Posted on Sunday 13 October 2013 by Ulster Business
Seamus Carr, Managing Director of the brand's owner Karro Food Group, said plans were under way to expand its facility in Co. Tyrone to increase the number of pigs slaughtered from just over 22,000 to 30,000.
The pork processor's ramp up in production is expected to take place over the next three years and could see its workforce rise from just over 700 people to around 1,000, said Mr Carr.
"We have major ambitions to grow the Cookstown facility. To ramp it up to 30,000 pigs we will have to invest £10m and that project is under way at the moment," he said.
"We are hopeful that recent initiatives through the Agri-Food Board and funding from government to increase primary supply will be a route to accelerate those developments," he added.
"The growth will be about the ability to access funding and planning to put that primary infrastructure into Northern Ireland."
As head of the Karro management team, working with investors Endless LLP, Carr led a successful management buy-out of Dutch company Vion Foods' UK pork division earlier this year, forming Karro Food Group. The group, headquartered in Yorkshire, encompasses nine sites which incorporates pig farms, pig slaughter and processing.
As well as the famous Cookstown sausages, the group processes fresh pork, bacon and gammon, cooked meats and frozen burgers and sausages in the retail, foodservice and food manufacturing sectors. It employs over 3,000 employees and has a turnover in excess of £550m.
The company supplies all of Tesco and Asda's pork products in Northern Ireland as well as Henderson Group and Dunnes in the Republic of Ireland. It also runs the McGhee's butcher concession in Asda, employing 90 people.
Carr, who first worked at Cookstown in the mid-1990s under one of the firm's previous owners, says the plant is at the centre of its future growth plans in the UK, Ireland and further afield.
"Cookstown is the core of Karro. It is not regional, it is very important," he said.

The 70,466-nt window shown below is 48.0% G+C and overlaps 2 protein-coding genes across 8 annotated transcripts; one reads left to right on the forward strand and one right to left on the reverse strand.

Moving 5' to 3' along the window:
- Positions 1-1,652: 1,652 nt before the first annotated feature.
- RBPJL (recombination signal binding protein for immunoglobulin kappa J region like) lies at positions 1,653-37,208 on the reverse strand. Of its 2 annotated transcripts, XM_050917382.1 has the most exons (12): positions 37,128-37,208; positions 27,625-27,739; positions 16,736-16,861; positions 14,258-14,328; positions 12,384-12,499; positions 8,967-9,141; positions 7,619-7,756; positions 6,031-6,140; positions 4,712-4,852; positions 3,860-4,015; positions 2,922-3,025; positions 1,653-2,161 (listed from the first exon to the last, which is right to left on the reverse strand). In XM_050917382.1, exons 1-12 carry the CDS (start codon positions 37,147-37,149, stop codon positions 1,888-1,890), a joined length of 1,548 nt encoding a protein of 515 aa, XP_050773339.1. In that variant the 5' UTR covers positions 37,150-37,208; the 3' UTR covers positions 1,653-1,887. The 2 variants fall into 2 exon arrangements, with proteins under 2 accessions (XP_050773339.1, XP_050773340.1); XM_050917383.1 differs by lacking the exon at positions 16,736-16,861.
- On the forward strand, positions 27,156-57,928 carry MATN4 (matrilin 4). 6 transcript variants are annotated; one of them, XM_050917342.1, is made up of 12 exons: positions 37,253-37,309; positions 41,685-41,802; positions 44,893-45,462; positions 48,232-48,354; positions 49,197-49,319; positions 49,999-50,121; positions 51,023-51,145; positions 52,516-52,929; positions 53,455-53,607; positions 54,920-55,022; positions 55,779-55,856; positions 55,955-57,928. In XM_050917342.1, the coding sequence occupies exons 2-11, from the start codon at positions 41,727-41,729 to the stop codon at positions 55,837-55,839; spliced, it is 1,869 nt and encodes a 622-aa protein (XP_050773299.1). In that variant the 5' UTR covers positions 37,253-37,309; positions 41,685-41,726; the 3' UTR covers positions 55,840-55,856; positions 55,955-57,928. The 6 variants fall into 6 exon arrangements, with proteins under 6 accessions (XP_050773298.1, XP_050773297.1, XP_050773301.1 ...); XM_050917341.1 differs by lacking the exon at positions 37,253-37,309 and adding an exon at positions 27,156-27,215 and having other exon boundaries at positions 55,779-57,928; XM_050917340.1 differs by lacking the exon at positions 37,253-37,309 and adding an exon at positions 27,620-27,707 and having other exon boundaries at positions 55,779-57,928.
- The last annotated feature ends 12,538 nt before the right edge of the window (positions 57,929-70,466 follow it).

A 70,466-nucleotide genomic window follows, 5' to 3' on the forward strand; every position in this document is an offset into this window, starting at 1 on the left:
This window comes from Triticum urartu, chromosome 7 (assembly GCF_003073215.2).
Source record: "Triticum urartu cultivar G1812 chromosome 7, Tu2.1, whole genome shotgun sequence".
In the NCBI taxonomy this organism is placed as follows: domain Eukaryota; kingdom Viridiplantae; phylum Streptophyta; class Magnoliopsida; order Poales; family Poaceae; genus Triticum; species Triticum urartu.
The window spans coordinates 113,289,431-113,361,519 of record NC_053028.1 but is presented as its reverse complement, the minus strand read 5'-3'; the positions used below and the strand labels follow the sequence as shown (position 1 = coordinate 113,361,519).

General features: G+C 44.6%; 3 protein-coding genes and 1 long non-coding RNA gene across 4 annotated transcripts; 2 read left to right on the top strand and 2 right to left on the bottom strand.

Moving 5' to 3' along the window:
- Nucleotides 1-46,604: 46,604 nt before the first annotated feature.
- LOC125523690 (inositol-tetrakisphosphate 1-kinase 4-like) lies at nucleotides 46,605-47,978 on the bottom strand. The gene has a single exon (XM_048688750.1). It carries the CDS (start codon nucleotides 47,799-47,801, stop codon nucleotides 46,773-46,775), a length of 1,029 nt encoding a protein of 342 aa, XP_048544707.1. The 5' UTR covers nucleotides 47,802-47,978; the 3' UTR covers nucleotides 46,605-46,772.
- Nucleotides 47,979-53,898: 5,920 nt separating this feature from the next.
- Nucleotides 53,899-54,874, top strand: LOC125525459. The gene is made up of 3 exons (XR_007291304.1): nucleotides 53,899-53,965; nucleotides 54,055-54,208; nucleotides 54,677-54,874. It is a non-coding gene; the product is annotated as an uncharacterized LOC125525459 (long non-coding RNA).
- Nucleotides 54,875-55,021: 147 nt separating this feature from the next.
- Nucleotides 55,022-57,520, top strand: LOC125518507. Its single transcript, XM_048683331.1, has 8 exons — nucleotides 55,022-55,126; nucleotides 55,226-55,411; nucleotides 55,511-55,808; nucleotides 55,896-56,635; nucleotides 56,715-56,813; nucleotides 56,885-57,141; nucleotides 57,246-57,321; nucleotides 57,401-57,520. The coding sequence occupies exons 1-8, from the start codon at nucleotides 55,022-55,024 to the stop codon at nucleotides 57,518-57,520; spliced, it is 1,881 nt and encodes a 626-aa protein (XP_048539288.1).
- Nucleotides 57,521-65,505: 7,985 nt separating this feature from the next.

"Cookstown when I first went there in the mid-1990s was killing 6,000 pigs. Today Cookstown is killing 22,000 pigs a week, over half the group's throughput. It is a very substantial business which will have turnover of £175m and employs over 700 people, so it is a very big business in Northern Ireland and a major employer in that Cookstown and Tyrone area," he added.
"Our major focus out of Cookstown now is export driven. The facility in Cookstown is the only facility is Northern Ireland that is US Department of Agriculture approved. The plant is also approved to export to China by the NI Department of Agriculture and we're putting a lot of effort into getting approval from the Chinese authorities".
In the US the best-selling products are, perhaps unsurprisingly, ribs, but Karro is widening its portfolio there. Exports to China will involve pigs heads and trotters, but there too Carr is expecting a wide range of orders.
"China would have historically been offal type products that we don't tend to consume here like heads and bones, however, because of the greater wealth and urbanisation, they are going up the protein chain and a wider range of products will be bought by these countries," he said.
Investment in the Cookstown plant has already begun in preparation for the expansion, with a further £3m invested in a state-of-the-art stunning facility believed to be more humane than other methods. Leading edge technology developed by Vion backed by Invest NI will also soon be deployed in Cookstown.
The company, like all other meat producers, is putting a renewed focus on ensuring the security of its supply chain in the wake of the "horse-gate" scandal. While he says Karro's procedures are "very robust" Carr also says it takes no chances, noting that the company got caught up in the 2008 dioxin issue because of "someone in the supply chain doing something they shouldn't be doing".
"It is a big challenge. From a Karro perspective we see it as an advantage because in Cookstown, we only handle our own kill. It is bought from known farmers into the plant – it is a closed supply chain so we can give our customers a greater surety on that," he said.
"In light of horsegate everyone has had to re-evaluate their supply chains. Our procedures would have been very robust anyway but where you buy in materials external to your own farmer suppliers as we do in Malta and Holland, you are always open to risks, so you have to keep a constant focus on it."
The company has its own pig farms in Scotland but brings in around 12,000 a week from trusted pig farmers in Northern Ireland and 10,000 a week from the South. Carr said it is planning to increase the number of pigs reared on its own farms from just below 10% to 20% in the next few years.
With over 20 years experience in the Agri-Food industry working in senior roles for the likes of Unipork and Glanbia, Carr says he is glad to see the renewed focus on developing the sector as a major driver of employment and the economy.
He believes there are strong career opportunities for young people in the sector with numerous paths for development.
"If you're going to take on these export markets you have to make sure you meet very stringent quality standards, packing standards, so the concept of an unskilled operative is alien to me. They all have to be skilled at the job they do," he said.